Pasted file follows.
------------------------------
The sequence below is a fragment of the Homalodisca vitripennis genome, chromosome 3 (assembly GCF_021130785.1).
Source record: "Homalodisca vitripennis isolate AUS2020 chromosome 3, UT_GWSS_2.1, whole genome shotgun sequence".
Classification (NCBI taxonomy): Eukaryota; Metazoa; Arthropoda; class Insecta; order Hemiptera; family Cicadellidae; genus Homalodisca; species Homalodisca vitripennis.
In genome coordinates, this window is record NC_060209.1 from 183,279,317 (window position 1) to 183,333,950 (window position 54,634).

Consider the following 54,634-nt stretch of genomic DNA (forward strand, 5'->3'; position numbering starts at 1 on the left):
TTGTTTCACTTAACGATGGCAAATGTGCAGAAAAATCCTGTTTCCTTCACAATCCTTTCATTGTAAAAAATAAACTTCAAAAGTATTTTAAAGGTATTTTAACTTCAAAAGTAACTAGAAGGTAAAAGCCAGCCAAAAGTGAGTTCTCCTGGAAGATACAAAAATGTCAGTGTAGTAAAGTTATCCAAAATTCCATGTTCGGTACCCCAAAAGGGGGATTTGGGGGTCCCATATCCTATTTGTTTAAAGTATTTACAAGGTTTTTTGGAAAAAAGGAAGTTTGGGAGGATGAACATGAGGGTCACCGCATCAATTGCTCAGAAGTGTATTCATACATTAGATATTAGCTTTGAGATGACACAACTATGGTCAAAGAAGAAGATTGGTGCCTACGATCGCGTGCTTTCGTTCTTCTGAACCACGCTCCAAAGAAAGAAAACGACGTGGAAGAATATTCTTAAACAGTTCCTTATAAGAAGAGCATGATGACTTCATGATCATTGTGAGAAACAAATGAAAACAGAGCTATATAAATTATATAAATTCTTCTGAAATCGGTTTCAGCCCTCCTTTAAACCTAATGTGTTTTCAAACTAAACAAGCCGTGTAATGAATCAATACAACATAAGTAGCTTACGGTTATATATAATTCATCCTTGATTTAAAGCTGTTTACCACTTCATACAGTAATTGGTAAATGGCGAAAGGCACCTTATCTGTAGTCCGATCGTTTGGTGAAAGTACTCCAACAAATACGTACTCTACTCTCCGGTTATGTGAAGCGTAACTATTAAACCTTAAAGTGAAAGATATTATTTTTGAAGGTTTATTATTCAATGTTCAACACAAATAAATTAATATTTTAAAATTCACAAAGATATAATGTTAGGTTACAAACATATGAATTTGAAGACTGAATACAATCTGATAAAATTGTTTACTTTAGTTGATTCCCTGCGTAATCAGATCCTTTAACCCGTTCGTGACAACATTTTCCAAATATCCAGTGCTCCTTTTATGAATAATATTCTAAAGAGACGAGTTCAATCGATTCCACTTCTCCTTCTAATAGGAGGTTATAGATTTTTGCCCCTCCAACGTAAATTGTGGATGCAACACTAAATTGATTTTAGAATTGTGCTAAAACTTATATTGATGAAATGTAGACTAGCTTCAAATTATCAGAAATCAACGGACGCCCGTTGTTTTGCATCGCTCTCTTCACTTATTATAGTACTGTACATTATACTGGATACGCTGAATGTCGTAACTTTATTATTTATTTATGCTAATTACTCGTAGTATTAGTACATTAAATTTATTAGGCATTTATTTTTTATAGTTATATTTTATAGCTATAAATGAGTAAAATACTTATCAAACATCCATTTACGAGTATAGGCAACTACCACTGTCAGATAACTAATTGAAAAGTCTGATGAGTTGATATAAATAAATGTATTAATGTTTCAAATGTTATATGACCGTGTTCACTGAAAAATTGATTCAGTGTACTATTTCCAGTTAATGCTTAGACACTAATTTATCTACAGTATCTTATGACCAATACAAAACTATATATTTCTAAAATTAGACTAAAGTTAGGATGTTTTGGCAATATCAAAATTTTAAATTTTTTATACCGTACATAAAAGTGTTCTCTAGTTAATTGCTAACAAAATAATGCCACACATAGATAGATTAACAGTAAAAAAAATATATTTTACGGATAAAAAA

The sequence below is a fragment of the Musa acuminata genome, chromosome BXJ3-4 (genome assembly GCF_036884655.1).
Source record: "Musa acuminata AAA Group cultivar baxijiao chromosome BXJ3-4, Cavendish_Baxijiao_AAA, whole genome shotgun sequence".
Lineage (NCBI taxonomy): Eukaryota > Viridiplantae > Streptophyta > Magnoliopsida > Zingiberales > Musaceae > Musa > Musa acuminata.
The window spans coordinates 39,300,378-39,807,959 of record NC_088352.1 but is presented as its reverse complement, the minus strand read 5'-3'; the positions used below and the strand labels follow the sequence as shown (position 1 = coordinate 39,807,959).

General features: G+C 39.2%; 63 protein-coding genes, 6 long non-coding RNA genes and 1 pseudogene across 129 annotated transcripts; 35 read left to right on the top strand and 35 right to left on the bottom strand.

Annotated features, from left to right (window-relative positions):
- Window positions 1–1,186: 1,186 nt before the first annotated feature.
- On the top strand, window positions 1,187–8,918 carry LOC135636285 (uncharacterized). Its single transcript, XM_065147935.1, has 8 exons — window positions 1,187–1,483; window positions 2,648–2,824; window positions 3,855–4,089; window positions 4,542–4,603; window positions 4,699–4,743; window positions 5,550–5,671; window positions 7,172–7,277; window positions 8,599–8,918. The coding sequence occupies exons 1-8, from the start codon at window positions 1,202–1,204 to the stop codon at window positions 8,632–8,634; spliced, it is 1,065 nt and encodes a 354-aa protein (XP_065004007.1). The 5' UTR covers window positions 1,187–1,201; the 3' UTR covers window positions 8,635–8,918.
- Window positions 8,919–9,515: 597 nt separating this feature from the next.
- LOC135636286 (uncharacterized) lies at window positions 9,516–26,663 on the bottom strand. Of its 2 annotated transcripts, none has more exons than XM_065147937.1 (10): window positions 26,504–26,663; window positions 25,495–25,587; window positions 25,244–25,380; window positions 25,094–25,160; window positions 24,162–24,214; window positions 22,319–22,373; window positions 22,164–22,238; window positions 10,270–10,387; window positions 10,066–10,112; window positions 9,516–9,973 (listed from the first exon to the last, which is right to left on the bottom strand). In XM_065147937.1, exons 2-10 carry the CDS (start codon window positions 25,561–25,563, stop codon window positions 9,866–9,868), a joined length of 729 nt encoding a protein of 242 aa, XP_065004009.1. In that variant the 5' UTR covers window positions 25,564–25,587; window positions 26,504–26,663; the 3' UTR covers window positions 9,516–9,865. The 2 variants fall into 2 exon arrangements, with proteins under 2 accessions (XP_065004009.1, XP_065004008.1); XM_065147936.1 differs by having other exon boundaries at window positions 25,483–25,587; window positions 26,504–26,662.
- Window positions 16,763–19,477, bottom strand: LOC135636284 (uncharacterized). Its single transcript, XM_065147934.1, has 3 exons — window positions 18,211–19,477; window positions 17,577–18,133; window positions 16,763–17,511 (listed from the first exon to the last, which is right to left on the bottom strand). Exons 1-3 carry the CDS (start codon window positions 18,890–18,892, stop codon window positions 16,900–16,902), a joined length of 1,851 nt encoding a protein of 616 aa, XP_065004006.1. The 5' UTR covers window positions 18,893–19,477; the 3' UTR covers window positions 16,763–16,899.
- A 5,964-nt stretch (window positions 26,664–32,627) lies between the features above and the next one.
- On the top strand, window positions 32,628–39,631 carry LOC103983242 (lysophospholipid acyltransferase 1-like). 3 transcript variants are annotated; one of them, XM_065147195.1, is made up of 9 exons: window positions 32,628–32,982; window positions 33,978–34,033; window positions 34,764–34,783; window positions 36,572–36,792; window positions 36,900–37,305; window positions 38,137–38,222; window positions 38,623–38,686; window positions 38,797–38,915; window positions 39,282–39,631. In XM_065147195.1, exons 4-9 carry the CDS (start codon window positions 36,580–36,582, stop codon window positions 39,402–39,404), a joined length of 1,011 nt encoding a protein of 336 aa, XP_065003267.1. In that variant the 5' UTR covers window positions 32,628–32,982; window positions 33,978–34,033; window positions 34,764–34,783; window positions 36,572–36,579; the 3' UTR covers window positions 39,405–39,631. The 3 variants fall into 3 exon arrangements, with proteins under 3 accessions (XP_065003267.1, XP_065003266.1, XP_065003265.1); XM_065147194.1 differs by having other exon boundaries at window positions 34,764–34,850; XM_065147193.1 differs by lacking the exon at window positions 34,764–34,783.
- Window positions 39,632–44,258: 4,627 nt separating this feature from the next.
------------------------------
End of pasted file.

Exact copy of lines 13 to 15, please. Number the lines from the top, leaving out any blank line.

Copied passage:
- Window positions 1–1,186: 1,186 nt before the first annotated feature.
- On the top strand, window positions 1,187–8,918 carry LOC135636285 (uncharacterized). Its single transcript, XM_065147935.1, has 8 exons — window positions 1,187–1,483; window positions 2,648–2,824; window positions 3,855–4,089; window positions 4,542–4,603; window positions 4,699–4,743; window positions 5,550–5,671; window positions 7,172–7,277; window positions 8,599–8,918. The coding sequence occupies exons 1-8, from the start codon at window positions 1,202–1,204 to the stop codon at window positions 8,632–8,634; spliced, it is 1,065 nt and encodes a 354-aa protein (XP_065004007.1). The 5' UTR covers window positions 1,187–1,201; the 3' UTR covers window positions 8,635–8,918.
- Window positions 8,919–9,515: 597 nt separating this feature from the next.